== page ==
Byron White was appointed to the Supreme Court by President John F. Kennedy in 1962. During his tenure on the Court he distinguished himself as a maverick on several occasions and was not susceptible to the evolving views of society when he approached cases presented to him. He was one of the best modern-day examples of judicial independence and has received praise from both sides of the ideological aisle. With that being said, it is hard to classify him as either a judicial conservative in the mold of Justice Scalia or a judicial liberal in the mold of Justice Ginsburg. Nor should he be thought of as an ardent Constitutionalist. Rather, he was a justice that understood and embraced a humbleness in his duties as a jurist and recognized the Supreme Court as not a place for judicial legislating, but rather a place for judicial evaluating. It also should be noted that Justice Gorsuch clerked for him.
This post will reflect on a couple of Justice White’s major opinions where he exercised judicial deference in contemplating his role as a justice adjudicating these major matters that held heavy societal implications. Justice White fully embraced his role as a jurist and the duties that came with that responsibility. Alexander Hamilton’s words in Federalist 78 in describing the Supreme Court, “It may truly be said to have neither FORCE nor WILL, but merely judgment” come to mind when reflecting on Byron White.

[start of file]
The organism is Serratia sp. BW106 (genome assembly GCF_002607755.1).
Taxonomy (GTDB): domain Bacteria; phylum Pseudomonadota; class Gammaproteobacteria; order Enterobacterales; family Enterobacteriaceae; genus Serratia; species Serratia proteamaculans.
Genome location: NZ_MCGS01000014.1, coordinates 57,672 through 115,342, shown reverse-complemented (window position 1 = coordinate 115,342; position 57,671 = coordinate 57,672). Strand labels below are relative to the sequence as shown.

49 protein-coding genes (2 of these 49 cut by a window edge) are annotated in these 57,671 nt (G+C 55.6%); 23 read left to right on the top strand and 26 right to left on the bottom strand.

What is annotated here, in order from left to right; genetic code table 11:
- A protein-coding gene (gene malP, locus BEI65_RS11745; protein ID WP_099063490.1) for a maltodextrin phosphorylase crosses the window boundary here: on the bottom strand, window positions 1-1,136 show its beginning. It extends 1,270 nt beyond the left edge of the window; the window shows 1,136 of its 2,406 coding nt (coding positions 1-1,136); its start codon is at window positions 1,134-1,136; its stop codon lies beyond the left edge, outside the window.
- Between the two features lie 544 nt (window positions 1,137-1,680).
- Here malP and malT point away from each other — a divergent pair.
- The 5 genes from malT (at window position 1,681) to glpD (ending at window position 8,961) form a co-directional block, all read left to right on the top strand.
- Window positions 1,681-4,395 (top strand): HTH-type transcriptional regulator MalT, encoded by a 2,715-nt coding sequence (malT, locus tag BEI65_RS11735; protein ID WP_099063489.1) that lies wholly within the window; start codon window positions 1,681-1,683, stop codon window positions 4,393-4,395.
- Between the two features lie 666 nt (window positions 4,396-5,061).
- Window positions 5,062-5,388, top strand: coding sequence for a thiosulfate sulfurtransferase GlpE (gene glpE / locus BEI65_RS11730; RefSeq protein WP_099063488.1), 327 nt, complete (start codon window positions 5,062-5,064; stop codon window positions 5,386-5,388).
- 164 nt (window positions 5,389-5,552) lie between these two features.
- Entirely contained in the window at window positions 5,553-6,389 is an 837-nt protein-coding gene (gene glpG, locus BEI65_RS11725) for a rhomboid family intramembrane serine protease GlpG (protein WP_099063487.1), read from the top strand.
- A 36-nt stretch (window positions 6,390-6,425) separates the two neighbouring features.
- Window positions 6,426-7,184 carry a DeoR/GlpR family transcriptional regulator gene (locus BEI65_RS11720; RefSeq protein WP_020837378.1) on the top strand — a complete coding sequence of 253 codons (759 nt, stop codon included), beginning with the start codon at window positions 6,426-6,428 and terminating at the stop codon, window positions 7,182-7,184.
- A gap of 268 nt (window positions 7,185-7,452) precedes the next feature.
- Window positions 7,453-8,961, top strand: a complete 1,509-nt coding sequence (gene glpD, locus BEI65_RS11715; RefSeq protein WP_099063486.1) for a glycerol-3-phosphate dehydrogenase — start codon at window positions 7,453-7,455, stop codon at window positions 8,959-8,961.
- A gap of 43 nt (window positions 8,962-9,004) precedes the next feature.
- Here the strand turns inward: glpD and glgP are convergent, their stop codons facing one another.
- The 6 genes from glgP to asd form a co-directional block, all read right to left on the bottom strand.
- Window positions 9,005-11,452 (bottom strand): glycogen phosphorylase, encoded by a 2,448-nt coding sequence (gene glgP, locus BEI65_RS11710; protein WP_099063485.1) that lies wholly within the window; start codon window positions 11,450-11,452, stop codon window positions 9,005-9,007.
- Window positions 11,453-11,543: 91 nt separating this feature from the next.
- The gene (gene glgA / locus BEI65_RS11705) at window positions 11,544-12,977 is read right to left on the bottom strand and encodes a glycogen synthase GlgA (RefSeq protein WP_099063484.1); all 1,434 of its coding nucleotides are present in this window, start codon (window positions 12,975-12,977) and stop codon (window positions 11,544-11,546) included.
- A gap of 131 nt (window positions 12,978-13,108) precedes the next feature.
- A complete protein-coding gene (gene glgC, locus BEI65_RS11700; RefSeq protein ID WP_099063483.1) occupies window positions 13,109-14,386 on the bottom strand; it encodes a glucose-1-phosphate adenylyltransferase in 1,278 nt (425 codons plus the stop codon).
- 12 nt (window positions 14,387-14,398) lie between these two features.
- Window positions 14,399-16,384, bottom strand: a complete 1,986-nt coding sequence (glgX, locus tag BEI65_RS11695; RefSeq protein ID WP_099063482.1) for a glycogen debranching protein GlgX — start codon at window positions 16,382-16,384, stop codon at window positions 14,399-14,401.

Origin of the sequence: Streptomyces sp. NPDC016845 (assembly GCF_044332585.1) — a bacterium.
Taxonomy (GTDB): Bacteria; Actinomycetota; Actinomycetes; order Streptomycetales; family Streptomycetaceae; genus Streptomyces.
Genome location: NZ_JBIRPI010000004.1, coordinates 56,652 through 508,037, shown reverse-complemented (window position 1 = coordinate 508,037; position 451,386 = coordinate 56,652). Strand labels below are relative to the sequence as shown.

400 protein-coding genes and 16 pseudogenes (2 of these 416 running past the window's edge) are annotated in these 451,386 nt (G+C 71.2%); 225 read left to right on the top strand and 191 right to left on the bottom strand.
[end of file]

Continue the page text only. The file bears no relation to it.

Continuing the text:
Justice White was hesitant to endorse the creation of new Constitutional rights and his dissent in Roe v. Wade reflects this perspective. This sense of judicial humbleness should be embraced by judges today on the bench and be a persuasive characteristic when appointing and voting for the confirmation of judges.
A notable excerpt gives us insight into Justice White’s approach and why this should be a viable standard of measurement for judicial appointments in the modern day:
“The Court simply fashions and announces a new constitutional right for pregnant mothers and, with scarcely any reason or authority for its action, invests that right with sufficient substance to override most existing state abortion statutes…. As an exercise of raw judicial power, the Court perhaps has authority to do what it does today; but, in my view, its judgment is an improvident and extravagant exercise of the power of judicial review that the Constitution extends to this Court.”
He dissects Roe and is very critical of the process outlined in the majority opinion in which the Supreme Court invalidated valid democratic decision-making by state legislatures regarding abortions. It expanded the 14th Amendment liberty interest that had already been found to encompass the right to privacy in Griswold v. Connecticut to include the right to abortion. Although concurring in Griswold, he found Roe went too far with creating the right to abortion and overruling the decisions of many states on the issue.
Inventing a Constitutional right that will have a major impact on society is not something that should be taken lightly and Justice White firmly believed it was not the place of the Court to end the debate with its ruling. He recognized the power given to the Court in judicial review, but warned that this opinion was an abuse of that power.
Retired Supreme Court Justice John Paul Stevens, who served along side Justice White for many years on the Supreme Court, acknowledged Justice White’s later reluctance to have the judiciary exert excessive influence when it comes to evaluating the liberty interest under the 14th Amendment. He stated in his work, Cheers! A Tribute to Justice White, that
“Justice White’s opinions, like those of Justices Harlan, Frankfurter, and Cardozo, demonstrate a conviction that the judicial power to define the concept of liberty is not open-ended.”